• The stores in London closed down (first the Neal street one, then the one off Regent street), and it became harder to find Filofax refills in stationery shops in London (they never were available locally).
  • The refills weren’t cheap, and with the price of shipping added and the price of using the pens that worked best with them, it just became prohibitively expensive to use the system, particularly if you had more than one Filofax running.
  • The rings get in the way of writing. It’s a thing with all these systems, and whoever tells you that the rings don’t get in the way isn’t being candid. And no, you won’t be taking the refills out to write on them and then filing them back in, it’s just too inconvenient.
  • Filofaxes are bulky and heavy, particularly when full (and they collapse when they aren’t filled). It’s a hassle to carry them around, even if you are using them as a wallet (they a aren’t great at being wallets).
  • As with other planning systems – finding refills that have the week start on Sunday (because that’s when it starts here) was nearly impossible.

Hints of posts to come.

So why get into ring based systems like Filofax and Plotter? If you want one physical planner system that will function in more than one way at the same time, will allow you to customize it fully to your needs, and can be carried over from one year to the next, then these systems may be worth a try for you. I used my Filofaxes heavily during a very busy time in my life because I was able to set them up for all my needs, and particularly GTD (I’ll post about that system later on in this series).If you can work around the rings and can afford the system and the refills, the Filofax is a very well made object that may be able to help you fulfill your goals. It helped me apartment hunt, work on my degree, kickstart my running, and be a better manager at a busy and difficult time at work. I will forever have a soft spot for my Filofaxes, which is why I’ve never attempted to sell them.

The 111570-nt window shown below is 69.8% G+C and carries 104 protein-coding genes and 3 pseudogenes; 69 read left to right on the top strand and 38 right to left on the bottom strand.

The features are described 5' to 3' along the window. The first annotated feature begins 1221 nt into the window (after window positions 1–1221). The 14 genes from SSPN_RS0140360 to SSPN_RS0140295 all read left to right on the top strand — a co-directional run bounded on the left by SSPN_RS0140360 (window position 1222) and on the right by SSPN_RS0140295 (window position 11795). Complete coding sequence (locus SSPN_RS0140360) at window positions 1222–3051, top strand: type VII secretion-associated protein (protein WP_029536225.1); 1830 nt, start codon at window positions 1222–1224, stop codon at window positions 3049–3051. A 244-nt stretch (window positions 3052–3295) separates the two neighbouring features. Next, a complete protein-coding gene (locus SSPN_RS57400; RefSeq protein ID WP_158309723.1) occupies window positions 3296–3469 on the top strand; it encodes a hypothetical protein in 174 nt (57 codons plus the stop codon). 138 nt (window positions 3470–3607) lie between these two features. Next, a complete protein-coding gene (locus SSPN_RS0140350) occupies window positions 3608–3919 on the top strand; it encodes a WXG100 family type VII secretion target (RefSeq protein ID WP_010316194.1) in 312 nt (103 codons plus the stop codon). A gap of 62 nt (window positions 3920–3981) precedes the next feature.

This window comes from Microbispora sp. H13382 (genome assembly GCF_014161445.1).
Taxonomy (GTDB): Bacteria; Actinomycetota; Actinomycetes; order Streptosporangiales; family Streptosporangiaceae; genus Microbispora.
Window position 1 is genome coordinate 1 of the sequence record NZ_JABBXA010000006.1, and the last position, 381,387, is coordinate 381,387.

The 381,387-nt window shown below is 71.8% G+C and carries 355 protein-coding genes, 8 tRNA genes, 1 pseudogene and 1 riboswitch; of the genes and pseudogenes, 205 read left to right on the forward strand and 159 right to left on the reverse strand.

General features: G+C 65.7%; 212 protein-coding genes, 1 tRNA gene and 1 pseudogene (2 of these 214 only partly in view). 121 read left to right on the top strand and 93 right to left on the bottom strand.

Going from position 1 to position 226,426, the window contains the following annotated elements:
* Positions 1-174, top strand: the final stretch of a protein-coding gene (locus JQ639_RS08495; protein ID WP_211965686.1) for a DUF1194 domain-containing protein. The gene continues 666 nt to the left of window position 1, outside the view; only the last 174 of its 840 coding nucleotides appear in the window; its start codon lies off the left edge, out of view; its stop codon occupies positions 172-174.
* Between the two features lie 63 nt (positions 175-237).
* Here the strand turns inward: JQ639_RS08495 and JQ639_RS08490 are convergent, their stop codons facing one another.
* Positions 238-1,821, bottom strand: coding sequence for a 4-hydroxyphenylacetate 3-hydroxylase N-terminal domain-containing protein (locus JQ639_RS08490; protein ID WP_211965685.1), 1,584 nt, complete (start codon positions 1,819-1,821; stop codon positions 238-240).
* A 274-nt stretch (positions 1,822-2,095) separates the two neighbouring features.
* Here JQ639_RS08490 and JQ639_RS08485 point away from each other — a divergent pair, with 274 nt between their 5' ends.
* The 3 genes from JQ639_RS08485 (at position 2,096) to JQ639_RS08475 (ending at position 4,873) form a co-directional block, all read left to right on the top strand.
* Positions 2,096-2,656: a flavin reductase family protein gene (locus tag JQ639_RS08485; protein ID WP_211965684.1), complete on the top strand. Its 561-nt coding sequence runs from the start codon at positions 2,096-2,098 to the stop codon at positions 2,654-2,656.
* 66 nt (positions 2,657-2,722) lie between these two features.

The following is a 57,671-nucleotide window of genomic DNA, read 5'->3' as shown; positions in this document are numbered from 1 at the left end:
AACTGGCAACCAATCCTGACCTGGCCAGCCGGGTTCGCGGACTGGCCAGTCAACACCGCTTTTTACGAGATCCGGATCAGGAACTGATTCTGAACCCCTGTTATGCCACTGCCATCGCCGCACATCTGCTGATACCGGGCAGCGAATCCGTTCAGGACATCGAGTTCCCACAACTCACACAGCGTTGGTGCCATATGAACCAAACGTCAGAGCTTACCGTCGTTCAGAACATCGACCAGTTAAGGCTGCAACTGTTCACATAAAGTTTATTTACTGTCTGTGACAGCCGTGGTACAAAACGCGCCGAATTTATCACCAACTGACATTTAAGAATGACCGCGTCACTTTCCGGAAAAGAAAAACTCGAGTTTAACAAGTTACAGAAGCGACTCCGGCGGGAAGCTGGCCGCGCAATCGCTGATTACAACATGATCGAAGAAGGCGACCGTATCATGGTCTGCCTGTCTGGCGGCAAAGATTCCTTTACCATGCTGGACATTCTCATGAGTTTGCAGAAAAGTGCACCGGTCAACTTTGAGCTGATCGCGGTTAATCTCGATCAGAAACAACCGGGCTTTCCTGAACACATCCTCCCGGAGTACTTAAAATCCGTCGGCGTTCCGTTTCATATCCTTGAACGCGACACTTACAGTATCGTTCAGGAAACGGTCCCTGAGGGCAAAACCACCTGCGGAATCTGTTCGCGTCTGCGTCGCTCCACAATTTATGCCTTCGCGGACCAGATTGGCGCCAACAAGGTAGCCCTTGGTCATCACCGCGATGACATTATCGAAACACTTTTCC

Do I regret my Filofax obsession? No. Do I regret that I stopped using my Filofax planners? Also no. They were exactly what I needed at the time until they weren’t, and I believe that in the end a planning system needs to work for you, and not you for it. Something to remember whenever you are considering making a change in this area.

12 thoughts on “Ghosts of Planners Past: Filofax

    1. adventurepdx

      Man, that’s some harsh opinion slinging there, Gary! You might reconsider calling out people’s choices when your blog hasn’t been updated since 2006, and the “check out my new blog” link goes basically nowhere. Glass houses…

      Anyways, I’ve used planners that start on Monday (especially the ones from Japan) and have gotten used to it. But here in the U.S. the calendar week starts on Sunday, as evidenced by every wall calendar I’ve had in, since forever.

      Liked by 1 person

      1. Gary Slinger

        Having a blog isn’t a pre-req to posting a blog comment. I /had/ a blog, and I had forgotten that WordPress stub was still there (I have a WordPress account because I don’t post anonymously). I just looked, and it literally says “moved” – well, where it moved, I closed down over a decade ago. So there’s that.

        Saturday and Sunday are “the weekend”. Case closed…

        And “here in the US” is a rather broad statement. Sat right here in Tampa, looking at every planner I have here going back pretty much that same decade and they all start on…. Yup. Monday.


      2. adventurepdx